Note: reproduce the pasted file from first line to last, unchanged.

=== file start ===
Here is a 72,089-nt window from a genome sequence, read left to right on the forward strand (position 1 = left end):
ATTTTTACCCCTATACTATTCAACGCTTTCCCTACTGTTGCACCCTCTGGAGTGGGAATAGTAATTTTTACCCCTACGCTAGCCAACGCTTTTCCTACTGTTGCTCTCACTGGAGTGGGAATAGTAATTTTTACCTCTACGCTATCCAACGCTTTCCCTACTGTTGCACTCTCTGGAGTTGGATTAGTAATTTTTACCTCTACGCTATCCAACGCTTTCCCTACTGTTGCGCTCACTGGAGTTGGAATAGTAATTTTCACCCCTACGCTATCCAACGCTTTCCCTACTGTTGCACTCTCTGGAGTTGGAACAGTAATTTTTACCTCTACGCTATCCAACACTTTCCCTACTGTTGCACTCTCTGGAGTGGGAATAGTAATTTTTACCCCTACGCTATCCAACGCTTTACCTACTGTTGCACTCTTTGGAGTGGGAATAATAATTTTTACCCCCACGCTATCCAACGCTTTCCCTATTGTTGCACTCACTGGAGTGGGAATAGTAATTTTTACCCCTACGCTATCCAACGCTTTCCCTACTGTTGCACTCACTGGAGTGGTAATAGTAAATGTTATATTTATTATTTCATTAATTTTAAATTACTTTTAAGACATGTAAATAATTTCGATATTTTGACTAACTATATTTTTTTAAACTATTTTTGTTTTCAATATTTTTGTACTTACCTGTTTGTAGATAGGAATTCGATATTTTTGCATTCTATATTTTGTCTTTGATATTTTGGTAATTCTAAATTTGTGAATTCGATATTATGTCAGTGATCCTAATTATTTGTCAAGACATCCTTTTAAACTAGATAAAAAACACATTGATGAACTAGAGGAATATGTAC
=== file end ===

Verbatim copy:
Here is a 72,089-nt window from a genome sequence, read left to right on the forward strand (position 1 = left end):
ATTTTTACCCCTATACTATTCAACGCTTTCCCTACTGTTGCACCCTCTGGAGTGGGAATAGTAATTTTTACCCCTACGCTAGCCAACGCTTTTCCTACTGTTGCTCTCACTGGAGTGGGAATAGTAATTTTTACCTCTACGCTATCCAACGCTTTCCCTACTGTTGCACTCTCTGGAGTTGGATTAGTAATTTTTACCTCTACGCTATCCAACGCTTTCCCTACTGTTGCGCTCACTGGAGTTGGAATAGTAATTTTCACCCCTACGCTATCCAACGCTTTCCCTACTGTTGCACTCTCTGGAGTTGGAACAGTAATTTTTACCTCTACGCTATCCAACACTTTCCCTACTGTTGCACTCTCTGGAGTGGGAATAGTAATTTTTACCCCTACGCTATCCAACGCTTTACCTACTGTTGCACTCTTTGGAGTGGGAATAATAATTTTTACCCCCACGCTATCCAACGCTTTCCCTATTGTTGCACTCACTGGAGTGGGAATAGTAATTTTTACCCCTACGCTATCCAACGCTTTCCCTACTGTTGCACTCACTGGAGTGGTAATAGTAAATGTTATATTTATTATTTCATTAATTTTAAATTACTTTTAAGACATGTAAATAATTTCGATATTTTGACTAACTATATTTTTTTAAACTATTTTTGTTTTCAATATTTTTGTACTTACCTGTTTGTAGATAGGAATTCGATATTTTTGCATTCTATATTTTGTCTTTGATATTTTGGTAATTCTAAATTTGTGAATTCGATATTATGTCAGTGATCCTAATTATTTGTCAAGACATCCTTTTAAACTAGATAAAAAACACATTGATGAACTAGAGGAATATGTAC